I had the handy stick (stick and string/whip) with me and as soon as Ruby saw me with the halter she started turning away. She does this all the time but recently I found a solution! Before I tell you what answer is I'll tell you what I've tried coming up with previously.
A few times in the past, I used a treat to make her follow me to the halter so I could put it on. That, I can see now, was a very stupid idea but very common. This doesn't work as I found out very quickly. For one it takes forever to get her to follow me like that. It's nothing like getting a dog following you, they'll do it ten times faster and they don't seem to mind getting caught very much in the end. Ruby takes her time and sometimes doesn't follow me at all. Or I'll give her a treat and she'll just eat it and decide she might follow me for a few steps for another one. Anyway, some horses might follow all the way and others like Ruby won't bother, but they always end up knowing exactly what they're getting into and will outsmart us.
The first time it might work, the second and third might too but it doesn't take long before they get that we're tricking them. And of course I've read from one of Clinton's magazine and videos saying that horses quickly recognize our habit. This is another reason I didn't work Ruby this time. I'm learning that I have to keep changing it up so the horse doesn't know what we're going to be doing when I take the halter out. And another thing is that it's not good to keep doing the same exact lesson over and over again. If they've already learned it, you don't need to keep doing it over and over every day because they'll get bored of it and might start fighting back. It's important to keep it up, but also start something new to learn as well. Don't work so much on what they've already completed, or they're not going anywhere but backwards. It's important as well not to work them on too many different exercises at once; they will get confused and frustrated.
Back to the dumb tricks I tried using with Ruby to let me put her halter on. The biggest problem I had was that I was basically begging her to let me put her halter on. A recent trick I did was that I used her fly mask and would put that on her and lead her to the halter. That worked better but that wasn't the answer to the problem. In the end she outsmarted me again. She would let me put the fly mask on thankfully, but she wouldn't literally budge after that.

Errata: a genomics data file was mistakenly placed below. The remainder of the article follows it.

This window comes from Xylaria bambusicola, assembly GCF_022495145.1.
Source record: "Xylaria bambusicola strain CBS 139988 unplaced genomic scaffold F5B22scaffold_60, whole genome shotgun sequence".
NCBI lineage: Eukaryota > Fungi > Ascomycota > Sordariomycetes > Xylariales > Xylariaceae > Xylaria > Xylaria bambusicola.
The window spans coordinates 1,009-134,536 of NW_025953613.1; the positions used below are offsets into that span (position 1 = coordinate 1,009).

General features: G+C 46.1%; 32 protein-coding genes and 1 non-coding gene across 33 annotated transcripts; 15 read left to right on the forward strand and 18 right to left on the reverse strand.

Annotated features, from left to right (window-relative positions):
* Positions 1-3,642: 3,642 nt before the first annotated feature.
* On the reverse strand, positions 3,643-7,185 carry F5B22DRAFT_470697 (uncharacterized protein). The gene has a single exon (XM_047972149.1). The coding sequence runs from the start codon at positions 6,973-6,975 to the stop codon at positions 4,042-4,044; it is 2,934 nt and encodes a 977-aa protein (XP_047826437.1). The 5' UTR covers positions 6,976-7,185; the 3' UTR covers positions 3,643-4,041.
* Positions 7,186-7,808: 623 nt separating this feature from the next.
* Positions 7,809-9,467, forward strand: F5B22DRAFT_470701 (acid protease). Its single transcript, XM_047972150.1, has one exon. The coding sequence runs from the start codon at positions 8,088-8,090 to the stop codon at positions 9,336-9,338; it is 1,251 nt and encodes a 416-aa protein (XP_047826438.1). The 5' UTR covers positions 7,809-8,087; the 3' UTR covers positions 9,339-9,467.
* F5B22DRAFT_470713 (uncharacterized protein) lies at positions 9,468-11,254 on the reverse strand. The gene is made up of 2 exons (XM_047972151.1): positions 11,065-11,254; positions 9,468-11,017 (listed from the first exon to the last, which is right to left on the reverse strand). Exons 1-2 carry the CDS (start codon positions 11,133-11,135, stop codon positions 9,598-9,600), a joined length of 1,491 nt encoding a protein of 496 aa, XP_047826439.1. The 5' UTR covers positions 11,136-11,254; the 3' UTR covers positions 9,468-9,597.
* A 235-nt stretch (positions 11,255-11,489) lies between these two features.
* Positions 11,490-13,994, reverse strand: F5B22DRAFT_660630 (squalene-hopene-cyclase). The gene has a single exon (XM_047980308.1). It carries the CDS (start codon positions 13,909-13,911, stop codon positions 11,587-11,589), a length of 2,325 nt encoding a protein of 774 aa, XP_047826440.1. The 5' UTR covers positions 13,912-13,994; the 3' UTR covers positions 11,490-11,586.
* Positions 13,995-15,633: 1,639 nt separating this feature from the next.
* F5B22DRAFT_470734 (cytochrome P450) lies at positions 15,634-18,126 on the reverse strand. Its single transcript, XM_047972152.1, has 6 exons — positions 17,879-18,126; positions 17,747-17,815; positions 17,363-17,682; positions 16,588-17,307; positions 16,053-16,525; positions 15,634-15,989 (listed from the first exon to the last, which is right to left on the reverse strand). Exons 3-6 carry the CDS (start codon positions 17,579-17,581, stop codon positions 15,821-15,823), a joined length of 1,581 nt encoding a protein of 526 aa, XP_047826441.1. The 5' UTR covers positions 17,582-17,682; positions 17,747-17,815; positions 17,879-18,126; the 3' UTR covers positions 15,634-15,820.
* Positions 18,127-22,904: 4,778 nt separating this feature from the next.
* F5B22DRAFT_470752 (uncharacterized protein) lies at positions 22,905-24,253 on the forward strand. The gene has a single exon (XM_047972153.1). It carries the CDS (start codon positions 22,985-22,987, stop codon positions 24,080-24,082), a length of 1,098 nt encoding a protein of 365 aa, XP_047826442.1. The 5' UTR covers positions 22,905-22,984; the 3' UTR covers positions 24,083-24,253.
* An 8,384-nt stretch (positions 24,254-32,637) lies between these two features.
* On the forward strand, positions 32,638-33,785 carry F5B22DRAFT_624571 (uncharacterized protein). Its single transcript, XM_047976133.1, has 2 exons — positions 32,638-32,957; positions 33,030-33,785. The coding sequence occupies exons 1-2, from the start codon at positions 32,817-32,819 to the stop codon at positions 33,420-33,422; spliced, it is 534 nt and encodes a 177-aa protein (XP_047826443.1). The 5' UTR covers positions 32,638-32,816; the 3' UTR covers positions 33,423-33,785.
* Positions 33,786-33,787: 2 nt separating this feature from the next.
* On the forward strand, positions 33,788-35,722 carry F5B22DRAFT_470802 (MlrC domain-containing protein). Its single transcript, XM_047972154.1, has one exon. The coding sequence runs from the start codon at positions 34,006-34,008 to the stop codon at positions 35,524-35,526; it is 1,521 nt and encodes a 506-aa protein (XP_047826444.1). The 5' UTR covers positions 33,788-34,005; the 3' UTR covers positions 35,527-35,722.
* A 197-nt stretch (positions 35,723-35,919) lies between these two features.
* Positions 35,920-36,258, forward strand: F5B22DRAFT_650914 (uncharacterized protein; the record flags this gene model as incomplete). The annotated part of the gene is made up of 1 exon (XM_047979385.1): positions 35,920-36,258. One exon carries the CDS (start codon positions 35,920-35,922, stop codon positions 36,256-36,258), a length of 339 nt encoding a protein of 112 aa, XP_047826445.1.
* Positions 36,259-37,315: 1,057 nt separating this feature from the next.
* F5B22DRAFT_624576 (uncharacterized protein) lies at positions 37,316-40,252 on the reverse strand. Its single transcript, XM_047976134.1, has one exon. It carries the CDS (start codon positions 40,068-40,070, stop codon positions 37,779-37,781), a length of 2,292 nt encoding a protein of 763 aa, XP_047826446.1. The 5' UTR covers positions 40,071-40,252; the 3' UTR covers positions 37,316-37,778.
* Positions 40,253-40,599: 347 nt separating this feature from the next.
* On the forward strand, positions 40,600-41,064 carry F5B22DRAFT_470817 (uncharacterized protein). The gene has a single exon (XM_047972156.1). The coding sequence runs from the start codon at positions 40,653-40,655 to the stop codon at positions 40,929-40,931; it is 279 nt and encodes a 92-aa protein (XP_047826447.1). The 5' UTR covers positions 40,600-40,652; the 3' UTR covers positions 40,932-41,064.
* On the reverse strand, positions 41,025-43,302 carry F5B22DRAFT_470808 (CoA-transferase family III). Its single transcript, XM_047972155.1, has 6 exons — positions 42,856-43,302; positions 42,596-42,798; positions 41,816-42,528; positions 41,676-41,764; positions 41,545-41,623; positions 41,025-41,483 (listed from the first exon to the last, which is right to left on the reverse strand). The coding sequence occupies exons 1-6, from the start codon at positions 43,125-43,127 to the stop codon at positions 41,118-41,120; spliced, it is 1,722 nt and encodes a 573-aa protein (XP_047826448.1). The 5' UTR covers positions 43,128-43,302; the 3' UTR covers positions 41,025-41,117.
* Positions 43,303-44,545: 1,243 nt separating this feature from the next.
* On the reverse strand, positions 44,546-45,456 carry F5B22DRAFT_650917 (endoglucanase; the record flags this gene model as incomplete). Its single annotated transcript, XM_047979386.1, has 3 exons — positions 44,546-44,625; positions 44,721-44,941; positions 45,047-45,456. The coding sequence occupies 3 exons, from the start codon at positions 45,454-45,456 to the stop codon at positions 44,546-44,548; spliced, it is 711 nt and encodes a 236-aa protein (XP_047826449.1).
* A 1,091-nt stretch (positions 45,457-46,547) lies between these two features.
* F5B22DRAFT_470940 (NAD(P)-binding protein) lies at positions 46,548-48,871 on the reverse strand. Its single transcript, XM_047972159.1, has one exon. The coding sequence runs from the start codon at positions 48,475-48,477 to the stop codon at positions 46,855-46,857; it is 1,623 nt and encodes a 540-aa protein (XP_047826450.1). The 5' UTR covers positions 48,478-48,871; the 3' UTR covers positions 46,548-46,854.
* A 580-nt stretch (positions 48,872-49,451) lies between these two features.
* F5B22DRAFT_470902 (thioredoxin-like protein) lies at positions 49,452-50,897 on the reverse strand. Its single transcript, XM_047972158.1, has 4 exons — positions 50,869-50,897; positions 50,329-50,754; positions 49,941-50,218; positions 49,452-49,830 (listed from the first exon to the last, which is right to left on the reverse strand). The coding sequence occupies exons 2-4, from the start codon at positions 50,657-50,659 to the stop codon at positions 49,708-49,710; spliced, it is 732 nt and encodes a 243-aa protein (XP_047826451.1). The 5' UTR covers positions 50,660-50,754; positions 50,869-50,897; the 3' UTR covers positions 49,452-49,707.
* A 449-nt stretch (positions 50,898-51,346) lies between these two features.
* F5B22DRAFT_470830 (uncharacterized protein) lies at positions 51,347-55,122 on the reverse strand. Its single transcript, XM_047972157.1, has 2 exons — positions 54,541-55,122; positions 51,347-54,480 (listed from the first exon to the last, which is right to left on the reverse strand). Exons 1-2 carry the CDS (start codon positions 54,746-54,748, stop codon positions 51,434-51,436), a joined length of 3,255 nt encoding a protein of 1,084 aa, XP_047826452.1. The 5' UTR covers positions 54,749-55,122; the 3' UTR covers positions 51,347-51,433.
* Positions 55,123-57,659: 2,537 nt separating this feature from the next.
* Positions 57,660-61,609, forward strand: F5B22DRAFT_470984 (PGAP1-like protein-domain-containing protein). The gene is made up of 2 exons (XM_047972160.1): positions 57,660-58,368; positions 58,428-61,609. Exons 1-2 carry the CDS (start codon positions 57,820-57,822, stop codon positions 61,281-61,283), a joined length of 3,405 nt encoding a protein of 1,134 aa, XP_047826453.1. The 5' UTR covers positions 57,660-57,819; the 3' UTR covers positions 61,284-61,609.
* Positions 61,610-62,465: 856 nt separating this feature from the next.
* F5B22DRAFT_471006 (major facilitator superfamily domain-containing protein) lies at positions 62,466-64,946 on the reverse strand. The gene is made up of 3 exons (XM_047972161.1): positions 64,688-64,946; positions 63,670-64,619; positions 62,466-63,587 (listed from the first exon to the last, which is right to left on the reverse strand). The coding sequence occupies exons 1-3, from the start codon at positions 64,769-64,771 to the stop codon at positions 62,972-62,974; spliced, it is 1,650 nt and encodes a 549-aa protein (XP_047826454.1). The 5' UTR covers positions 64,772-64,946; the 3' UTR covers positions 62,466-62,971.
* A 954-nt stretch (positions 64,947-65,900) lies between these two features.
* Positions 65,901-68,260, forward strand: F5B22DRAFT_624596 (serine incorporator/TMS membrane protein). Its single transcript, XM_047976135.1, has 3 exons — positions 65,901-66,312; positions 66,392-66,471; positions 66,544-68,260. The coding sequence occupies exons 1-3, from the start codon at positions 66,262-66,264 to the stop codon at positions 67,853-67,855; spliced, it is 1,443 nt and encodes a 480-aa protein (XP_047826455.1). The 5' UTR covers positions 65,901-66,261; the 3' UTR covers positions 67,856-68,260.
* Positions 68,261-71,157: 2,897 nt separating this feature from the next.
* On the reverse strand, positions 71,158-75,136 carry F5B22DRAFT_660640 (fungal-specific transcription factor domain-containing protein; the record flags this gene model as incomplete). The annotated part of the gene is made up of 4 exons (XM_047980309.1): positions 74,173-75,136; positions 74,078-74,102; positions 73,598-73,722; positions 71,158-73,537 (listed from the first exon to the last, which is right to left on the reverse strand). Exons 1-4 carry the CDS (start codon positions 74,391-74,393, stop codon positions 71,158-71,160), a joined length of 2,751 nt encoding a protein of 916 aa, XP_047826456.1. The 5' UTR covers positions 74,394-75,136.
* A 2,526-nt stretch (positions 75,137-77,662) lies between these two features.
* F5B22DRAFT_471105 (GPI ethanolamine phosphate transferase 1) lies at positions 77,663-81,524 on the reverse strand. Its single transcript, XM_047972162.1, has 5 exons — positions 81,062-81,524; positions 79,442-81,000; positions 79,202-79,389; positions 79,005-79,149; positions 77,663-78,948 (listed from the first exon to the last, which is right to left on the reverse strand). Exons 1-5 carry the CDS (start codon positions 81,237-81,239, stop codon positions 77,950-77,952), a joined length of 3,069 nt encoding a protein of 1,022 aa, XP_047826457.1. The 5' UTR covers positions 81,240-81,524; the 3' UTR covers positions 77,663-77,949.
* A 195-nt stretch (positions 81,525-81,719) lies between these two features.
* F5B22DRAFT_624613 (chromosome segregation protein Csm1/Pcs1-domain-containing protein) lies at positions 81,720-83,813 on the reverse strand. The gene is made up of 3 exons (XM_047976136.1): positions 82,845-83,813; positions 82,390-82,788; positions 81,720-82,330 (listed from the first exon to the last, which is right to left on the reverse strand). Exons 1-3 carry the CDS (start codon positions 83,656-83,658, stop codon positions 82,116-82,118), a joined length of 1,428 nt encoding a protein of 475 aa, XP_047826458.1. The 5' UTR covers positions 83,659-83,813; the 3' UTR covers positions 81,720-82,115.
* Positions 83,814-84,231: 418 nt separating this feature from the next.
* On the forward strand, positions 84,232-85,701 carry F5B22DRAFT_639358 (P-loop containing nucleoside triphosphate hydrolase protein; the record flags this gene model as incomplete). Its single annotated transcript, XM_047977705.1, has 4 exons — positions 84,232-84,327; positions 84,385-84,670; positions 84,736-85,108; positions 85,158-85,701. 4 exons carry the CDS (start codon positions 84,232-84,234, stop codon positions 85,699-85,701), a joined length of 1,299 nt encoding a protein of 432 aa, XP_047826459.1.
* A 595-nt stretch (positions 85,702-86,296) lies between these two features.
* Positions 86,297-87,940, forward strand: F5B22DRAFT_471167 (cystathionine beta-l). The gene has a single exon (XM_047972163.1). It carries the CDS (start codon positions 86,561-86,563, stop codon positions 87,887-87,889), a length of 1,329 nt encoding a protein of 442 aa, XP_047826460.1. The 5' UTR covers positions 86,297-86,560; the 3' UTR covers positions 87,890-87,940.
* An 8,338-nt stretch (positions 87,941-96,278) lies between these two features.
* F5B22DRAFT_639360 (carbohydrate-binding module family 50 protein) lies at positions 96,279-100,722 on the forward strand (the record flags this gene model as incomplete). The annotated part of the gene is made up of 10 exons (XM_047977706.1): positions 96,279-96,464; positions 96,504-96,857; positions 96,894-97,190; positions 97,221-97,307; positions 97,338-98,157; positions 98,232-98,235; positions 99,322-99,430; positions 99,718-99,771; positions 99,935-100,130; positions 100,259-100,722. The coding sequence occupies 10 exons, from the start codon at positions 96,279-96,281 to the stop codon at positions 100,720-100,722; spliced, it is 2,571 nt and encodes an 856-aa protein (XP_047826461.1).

The real answer was much better. I made it difficult for her when she chose not to come to me. When she came to me I released the pressure and rubbed her. I had the handy stick, halter and lunge line. When she saw me she started turning away. I didn't beg her to stay but told her "fine, if you want to run away from me then I'll help you with that". So I pointed in the hair as if I was going to lunge her and if she didn't move to a trot I whipped the ground with the handy stick. I have been doing this for awhile so now every time I come out it takes her less time to come to me. When I put pressure on her she starts off in the paddock and then finds she doesn't like working and turns and walks to me. Sometimes she turns and comes to me too fast, and a little threateningly, so I make her back up with increasing pressure and then drop it as soon as she obeys. I like it better when she walks with licking lips and head low to me. For the rest of the time I did desensitizing with the handy stick and lunge line, then we just both relaxed and I hugged/rubbed all over her. She was peaceful and dozing while I just loved on her. At the end I wanted her not to run off as soon as I took the halter off. I didn't think she would this time but I took the halter off and held her around her neck. Then I led her around the paddock for awhile, stood still and let her loose with Sugar. She did walk away but only for a few steps so it looks like she's improving.
I lay down next to her and under her as well. This picture I took of her I went a little in front of her and lay partly down for the picture: